When the first words out of anyone’s mouth after California is mentioned these days are “wildfires,” it’s perhaps ironic to note that California is also a land of freshwater springs, creeks and truly glorious rivers. Its geology makes it so, as John McPhee eloquently describes in the pages of Assembling California. Which leads me to elaborate: I live in Northern California, a few miles outside of Nevada City, within the Deer Creek Watershed. Just down the hill from my house, the Sierra Nevada born Deer Creek, its voice currently amplified from snowmelt and days of steady rain, thunders, roars, careens and cuts the canyon west to Lake Wildwood. Moving ever onward, Deer Creek soon discovers right below Englebright Lake the Yuba River, another Sierra Nevada creation, formed, as are a number of California rivers, by three distinct forks or branches, as well as innumerable rivulets, springs and creeks, and now mingling together, charge southwest out of Nevada County to just past Marysville where they meet the Feather River and its tributaries, like the Fall River, Big Kimshew, Bear Ranch and Honcut Creeks.
The expanded watery family continues to course south, where at Nicolaus, yet another Sierra Nevada issue, the Bear River, enters from the east with its band of springs and creeks such as Dry Creek, Rock Creek, and Wolf Creek, and then, just a few miles east of Knight’s Landing, this lavish aqueous mix converges with the longest of California’s rivers, the Sacramento, which rises out of the northern Klamath Mountains to carve a 400 mile long processional south through the agriculturally rich valley that now shares its name, and garners a mighty host of thousands of source waters even before encountering the Feather, including the rivers McCloud and Pit, and hundreds of creeks like Clear, Cottonwood, Battle, Mill, Thomes, Stoney, Cache, Putah and Butte Creeks, to name but a few.
Near the city of Sacramento, the American River, yet another complex of three separate branches, also birthed in the Sierras, enters this liquid fusion from the east, and all continue south to a momentous merger with the San Joaquin River, which of course comes not alone, having gathered the Mokelumne, the Calaveras, Stanislaus, Tuolumne and Merced Rivers on its journey north–yes, north–and then west, with countless numbers of smaller bodies of fresh water, now all progress into one of the largest inland deltas in the world, the 1,100 square mile Sacramento-San Joaquin River Delta, collectively part of the San Francisco Bay Delta’s 75 thousand acre watershed, containing nearly half the surface water in California, stretching almost 500 miles from the Cascade Range in the north to the Tehachapi Mountains in the south, held by the long arms of the Sierra Nevada Range to the east, and the Coast Range in the west, all these multitudes of waters, bounded by neither mountains nor river banks any longer, encounter the salty environs, marshy estuaries and ocean tides of Suisun Bay, then are drawn through the narrows of the Carquinez Strait into San Pablo Bay and its amazing conglomeration of coastal range waters, the Corte Madera, Novato and Sonoma creeks, the Petaluma and Napa rivers, all surge into San Francisco Bay, where finally, finally, this convoluted conference of springs, creeks, and rivers that emerged elementally and individually from this vast watershed, sweeps out en masse, as it has for ten thousand years, through the Golden Gate Strait, and enters the Pacific Ocean. —Maggie McKaig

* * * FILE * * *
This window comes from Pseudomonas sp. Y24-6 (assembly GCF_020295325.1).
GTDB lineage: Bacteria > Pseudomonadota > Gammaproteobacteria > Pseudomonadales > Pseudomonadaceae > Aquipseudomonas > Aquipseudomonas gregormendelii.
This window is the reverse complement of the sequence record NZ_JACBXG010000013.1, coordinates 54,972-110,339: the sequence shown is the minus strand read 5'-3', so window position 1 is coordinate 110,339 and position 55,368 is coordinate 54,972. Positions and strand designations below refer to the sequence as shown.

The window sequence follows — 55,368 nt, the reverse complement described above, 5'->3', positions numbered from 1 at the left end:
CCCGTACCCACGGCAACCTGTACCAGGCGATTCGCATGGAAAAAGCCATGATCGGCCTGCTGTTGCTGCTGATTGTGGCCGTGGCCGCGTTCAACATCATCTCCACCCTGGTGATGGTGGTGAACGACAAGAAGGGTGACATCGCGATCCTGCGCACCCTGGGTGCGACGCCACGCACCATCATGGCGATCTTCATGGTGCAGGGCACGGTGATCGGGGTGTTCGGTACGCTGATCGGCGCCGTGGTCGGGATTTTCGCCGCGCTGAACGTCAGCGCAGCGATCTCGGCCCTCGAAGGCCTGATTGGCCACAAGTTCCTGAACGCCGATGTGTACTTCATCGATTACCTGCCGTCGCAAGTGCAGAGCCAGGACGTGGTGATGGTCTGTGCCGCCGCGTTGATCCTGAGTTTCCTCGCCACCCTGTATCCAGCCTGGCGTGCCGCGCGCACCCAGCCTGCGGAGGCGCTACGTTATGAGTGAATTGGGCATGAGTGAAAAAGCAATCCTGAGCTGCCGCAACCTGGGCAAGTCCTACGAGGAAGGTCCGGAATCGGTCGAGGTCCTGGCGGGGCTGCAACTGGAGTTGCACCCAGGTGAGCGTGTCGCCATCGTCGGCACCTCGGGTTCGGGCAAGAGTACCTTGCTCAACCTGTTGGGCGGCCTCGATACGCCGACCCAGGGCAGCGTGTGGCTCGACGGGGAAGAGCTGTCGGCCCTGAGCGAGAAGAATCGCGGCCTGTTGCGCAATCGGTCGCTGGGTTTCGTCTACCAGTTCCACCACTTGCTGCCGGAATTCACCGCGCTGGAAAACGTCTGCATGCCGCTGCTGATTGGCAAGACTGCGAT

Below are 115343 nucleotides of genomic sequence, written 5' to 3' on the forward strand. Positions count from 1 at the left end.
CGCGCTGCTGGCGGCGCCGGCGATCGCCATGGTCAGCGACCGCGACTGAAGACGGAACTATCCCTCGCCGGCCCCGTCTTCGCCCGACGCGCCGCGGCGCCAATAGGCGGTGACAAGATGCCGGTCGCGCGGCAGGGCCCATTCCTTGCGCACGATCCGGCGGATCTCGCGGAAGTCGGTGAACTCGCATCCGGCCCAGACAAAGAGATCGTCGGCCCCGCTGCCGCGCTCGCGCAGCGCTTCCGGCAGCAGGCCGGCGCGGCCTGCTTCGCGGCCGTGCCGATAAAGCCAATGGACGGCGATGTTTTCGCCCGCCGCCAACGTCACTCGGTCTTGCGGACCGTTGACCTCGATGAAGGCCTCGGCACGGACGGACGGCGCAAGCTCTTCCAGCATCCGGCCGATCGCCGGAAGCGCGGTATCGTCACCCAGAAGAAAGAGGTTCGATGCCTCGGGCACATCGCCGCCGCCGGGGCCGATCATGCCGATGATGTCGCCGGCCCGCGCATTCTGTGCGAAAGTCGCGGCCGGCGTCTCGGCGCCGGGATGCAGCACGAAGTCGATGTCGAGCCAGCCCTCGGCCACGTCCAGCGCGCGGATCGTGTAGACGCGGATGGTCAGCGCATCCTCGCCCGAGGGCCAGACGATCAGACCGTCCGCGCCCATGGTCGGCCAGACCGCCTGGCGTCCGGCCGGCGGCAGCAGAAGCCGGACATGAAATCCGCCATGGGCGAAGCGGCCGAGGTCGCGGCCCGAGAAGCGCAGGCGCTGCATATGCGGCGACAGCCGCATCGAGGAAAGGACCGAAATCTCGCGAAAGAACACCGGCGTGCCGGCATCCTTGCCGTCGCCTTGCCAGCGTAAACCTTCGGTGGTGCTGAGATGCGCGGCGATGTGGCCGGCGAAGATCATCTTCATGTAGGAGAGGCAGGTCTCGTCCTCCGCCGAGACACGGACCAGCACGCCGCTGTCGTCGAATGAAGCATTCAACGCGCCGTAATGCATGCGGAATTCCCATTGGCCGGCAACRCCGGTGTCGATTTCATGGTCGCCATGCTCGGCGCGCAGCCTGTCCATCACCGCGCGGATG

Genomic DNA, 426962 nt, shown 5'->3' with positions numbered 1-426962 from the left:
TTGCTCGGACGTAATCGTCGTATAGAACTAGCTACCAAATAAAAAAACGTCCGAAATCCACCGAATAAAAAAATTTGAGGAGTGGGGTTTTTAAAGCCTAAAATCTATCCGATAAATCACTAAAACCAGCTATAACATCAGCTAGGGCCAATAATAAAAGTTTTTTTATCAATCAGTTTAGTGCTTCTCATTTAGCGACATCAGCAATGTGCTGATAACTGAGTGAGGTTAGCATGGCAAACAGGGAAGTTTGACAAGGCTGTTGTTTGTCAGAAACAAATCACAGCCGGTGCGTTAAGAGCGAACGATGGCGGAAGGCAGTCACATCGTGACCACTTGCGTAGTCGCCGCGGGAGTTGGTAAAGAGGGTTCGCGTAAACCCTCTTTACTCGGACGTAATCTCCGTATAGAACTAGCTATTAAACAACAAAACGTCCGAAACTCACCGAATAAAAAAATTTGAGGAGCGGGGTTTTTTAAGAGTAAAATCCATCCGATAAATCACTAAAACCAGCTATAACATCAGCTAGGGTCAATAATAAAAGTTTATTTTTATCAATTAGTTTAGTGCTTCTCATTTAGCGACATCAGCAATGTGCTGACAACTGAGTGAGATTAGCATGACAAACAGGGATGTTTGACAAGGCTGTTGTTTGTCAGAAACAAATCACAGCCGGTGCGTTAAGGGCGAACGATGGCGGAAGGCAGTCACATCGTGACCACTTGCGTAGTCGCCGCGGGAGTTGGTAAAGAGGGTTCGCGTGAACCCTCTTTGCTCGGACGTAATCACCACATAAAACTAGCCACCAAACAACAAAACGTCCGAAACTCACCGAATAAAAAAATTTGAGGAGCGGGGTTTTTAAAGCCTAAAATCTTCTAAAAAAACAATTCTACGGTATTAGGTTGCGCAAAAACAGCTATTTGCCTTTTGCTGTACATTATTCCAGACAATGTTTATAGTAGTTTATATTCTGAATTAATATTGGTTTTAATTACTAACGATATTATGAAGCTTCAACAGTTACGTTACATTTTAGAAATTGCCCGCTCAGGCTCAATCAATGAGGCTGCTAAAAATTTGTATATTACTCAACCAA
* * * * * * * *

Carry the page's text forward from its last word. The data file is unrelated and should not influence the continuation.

REVIEW: “It is a tour de force, quite literally, as those tributaries rush heedlessly toward their ultimate conclusion. Part John McPhee, part Norman Maclean, part Joan Didion, majority Maggie.”–Joseph Mackin, Editor, 2paragraphs
Recommended reading (M.McKaig)